Tennessee Supreme court launches oral argument video initiative

Tennessee Supreme Court

Nashville, Tenn. – The Tennessee Supreme Court has recently thrown open its courthouse doors wider.  Starting on October 3, Supreme Court oral arguments taking place in Nashville will be videotaped and made available to the public.

“There has been too much mystique about the Supreme Court for too long,” Chief Justice Jeff Bivins said. “This Supreme Court is committed to openness and transparency so the public can see and understand the process and decisions we make.”

In a typical case, lawyers for both sides first file extensively written briefs to the Court. During oral arguments, they are given a set time to argue their positions, with the justices interjecting questions throughout. After review and discussion, the Supreme Court then issues its decision.

Tennessee Supreme Court oral arguments have always been open to the public, but few Tennesseans are able to make it to a court session live. The Supreme Court began posting audio recordings of oral arguments on its website in 2013.  The video will give lawyers, students, and others a more realistic feel of the interaction between the Court and attorneys during oral argument, which often includes unscripted questioning and debate.

The addition of video adds to the Supreme Court’s robust outreach and education programs. The Court’s SCALES program was awarded the prestigious Sandra Day O’Connor Award for the Advancement of Civics Education in 2016. The program was started in 1995 and is designed to educate high school students about the legal system and the appellate court process. The Supreme Court travels to several different locations throughout the state each year and holds court in local communities before hundreds of high school and college students, who have been prepped in advance with visits from local attorneys and judges. To date, over 33,000 Tennessee students have seen an oral argument live through the SCALES program.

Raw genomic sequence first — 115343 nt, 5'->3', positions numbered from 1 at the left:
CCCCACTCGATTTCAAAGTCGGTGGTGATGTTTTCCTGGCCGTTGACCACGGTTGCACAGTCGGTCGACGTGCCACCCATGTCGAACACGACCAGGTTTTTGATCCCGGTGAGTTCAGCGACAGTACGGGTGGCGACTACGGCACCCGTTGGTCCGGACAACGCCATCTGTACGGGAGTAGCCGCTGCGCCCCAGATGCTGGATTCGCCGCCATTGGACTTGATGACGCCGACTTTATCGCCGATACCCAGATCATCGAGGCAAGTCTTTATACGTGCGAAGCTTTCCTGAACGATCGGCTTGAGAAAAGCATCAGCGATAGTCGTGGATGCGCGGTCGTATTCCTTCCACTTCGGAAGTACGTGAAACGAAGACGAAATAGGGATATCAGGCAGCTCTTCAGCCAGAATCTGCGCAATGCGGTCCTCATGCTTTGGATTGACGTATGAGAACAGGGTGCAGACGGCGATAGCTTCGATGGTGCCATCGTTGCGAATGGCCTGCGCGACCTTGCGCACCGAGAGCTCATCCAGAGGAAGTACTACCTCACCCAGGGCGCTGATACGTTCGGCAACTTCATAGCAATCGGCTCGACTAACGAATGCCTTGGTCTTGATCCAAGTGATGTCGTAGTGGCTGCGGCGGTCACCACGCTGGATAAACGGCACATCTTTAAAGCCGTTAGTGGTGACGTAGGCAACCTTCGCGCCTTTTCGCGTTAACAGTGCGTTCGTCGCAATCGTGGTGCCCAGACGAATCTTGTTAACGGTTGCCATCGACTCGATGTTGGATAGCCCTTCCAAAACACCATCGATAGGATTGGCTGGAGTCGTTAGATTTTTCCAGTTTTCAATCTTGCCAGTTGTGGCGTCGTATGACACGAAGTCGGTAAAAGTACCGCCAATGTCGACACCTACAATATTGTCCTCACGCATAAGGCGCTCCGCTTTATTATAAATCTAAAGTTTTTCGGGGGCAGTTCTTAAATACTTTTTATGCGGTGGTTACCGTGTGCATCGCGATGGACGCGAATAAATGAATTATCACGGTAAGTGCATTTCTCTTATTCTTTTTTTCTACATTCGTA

“The Court views the addition of video as SCALES 2.0 and we hope educators throughout the state are able to utilize the videos in their civics lessons,” Chief Justice Bivins said. “The SCALES oral arguments are always our favorite each year, and we are thrilled to be able to reach more students and aspiring attorneys through the video recordings.”

The video system includes three separate cameras, allowing the viewer to toggle between the attorney at the podium and the individual justices on the bench during the oral argument. The cameras are operated from a control room that was built behind the historic court chambers, which date back to 1937.  The building is listed on the National Register of Historic Places and currently does not have the technical capacity to allow live streaming of events such as oral arguments. Tennessee Supreme Court oral arguments also take place at the Knoxville Supreme Court Building, which is also on the National Register of Historic Places, and the Jackson Supreme Court building, which is currently undergoing renovations. Once technical modifications can be completed at those locations, the goal is to place cameras in those courtrooms that can be controlled by the single control room in the Nashville building.

These are not the first cameras to enter Tennessee courtrooms as the Tennessee Supreme Court was an early adopter of rules that allow media video cameras and still photographers in courtrooms statewide. The Supreme Court of the United States and several states still allow no, or extremely limited, media access to the courts. In the past year, several trials, including the two-week trial of Zachary Adams for the murder of Holly Bobo, have been live-streamed from Tennessee courtrooms on multiple media outlets worldwide.

The video of oral arguments will be available on the website 21 days after oral argument. Documents related to cases before the Tennessee Supreme Court are available on under the Public Case History, which receives nearly 200,000 page hits a year.  In total, the website receives over 5 million page views each year, almost all from Tennesseans.

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